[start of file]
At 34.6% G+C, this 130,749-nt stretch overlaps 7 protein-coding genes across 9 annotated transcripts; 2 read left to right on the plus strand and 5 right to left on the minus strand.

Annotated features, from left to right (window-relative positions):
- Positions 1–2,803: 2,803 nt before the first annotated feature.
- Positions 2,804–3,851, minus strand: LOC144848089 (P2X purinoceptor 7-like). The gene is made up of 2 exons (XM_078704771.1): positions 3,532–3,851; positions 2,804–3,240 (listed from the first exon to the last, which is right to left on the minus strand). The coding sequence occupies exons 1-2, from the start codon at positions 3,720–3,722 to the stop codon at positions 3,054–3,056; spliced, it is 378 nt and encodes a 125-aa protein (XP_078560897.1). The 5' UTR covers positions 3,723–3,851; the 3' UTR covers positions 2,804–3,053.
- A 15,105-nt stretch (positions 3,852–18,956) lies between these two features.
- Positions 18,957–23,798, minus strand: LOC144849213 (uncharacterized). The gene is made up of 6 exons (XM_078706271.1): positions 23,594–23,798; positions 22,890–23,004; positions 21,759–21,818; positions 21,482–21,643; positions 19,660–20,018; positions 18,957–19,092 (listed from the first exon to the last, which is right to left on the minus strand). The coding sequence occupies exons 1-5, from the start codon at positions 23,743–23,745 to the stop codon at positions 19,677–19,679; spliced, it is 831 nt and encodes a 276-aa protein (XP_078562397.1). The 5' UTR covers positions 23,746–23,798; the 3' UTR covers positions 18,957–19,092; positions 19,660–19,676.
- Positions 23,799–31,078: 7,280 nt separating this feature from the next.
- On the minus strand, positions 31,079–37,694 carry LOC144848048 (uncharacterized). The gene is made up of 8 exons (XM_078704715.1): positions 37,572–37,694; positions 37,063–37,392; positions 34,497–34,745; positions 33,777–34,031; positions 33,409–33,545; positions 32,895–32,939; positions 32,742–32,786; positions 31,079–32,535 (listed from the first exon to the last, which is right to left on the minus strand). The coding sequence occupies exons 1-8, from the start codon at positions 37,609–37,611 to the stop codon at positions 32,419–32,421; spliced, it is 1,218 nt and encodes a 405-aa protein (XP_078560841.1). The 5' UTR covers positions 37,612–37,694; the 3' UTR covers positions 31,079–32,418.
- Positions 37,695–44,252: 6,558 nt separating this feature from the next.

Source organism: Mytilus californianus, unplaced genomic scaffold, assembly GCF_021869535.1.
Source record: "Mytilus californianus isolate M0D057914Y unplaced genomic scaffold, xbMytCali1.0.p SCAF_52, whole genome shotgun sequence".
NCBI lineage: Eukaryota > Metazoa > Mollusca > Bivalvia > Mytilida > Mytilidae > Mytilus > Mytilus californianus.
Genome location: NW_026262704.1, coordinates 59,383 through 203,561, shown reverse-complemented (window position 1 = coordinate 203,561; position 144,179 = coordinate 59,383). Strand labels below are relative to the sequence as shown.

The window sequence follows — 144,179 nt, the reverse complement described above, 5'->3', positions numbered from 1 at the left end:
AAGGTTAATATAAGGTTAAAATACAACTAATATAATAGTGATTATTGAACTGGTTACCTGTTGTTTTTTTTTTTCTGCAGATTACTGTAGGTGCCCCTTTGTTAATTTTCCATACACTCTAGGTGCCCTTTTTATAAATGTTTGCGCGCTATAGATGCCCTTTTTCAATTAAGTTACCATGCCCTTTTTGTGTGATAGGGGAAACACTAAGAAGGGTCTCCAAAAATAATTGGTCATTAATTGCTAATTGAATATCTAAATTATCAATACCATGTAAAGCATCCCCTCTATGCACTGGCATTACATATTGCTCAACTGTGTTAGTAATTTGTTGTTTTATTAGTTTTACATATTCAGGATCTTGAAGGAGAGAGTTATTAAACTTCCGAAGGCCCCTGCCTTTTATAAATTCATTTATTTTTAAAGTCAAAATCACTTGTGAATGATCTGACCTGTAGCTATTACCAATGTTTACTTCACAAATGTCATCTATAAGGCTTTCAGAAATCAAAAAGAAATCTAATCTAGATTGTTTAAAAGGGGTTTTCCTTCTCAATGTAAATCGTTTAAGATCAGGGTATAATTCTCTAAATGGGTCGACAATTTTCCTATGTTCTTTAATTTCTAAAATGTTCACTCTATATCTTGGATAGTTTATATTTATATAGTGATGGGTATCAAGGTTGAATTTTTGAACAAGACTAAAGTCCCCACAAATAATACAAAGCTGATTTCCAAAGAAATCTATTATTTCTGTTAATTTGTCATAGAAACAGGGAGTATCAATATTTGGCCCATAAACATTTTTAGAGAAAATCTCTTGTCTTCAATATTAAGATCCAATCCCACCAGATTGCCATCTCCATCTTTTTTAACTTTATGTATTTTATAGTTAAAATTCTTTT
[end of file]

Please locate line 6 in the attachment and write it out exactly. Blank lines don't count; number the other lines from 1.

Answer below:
- Positions 18,957–23,798, minus strand: LOC144849213 (uncharacterized). The gene is made up of 6 exons (XM_078706271.1): positions 23,594–23,798; positions 22,890–23,004; positions 21,759–21,818; positions 21,482–21,643; positions 19,660–20,018; positions 18,957–19,092 (listed from the first exon to the last, which is right to left on the minus strand). The coding sequence occupies exons 1-5, from the start codon at positions 23,743–23,745 to the stop codon at positions 19,677–19,679; spliced, it is 831 nt and encodes a 276-aa protein (XP_078562397.1). The 5' UTR covers positions 23,746–23,798; the 3' UTR covers positions 18,957–19,092; positions 19,660–19,676.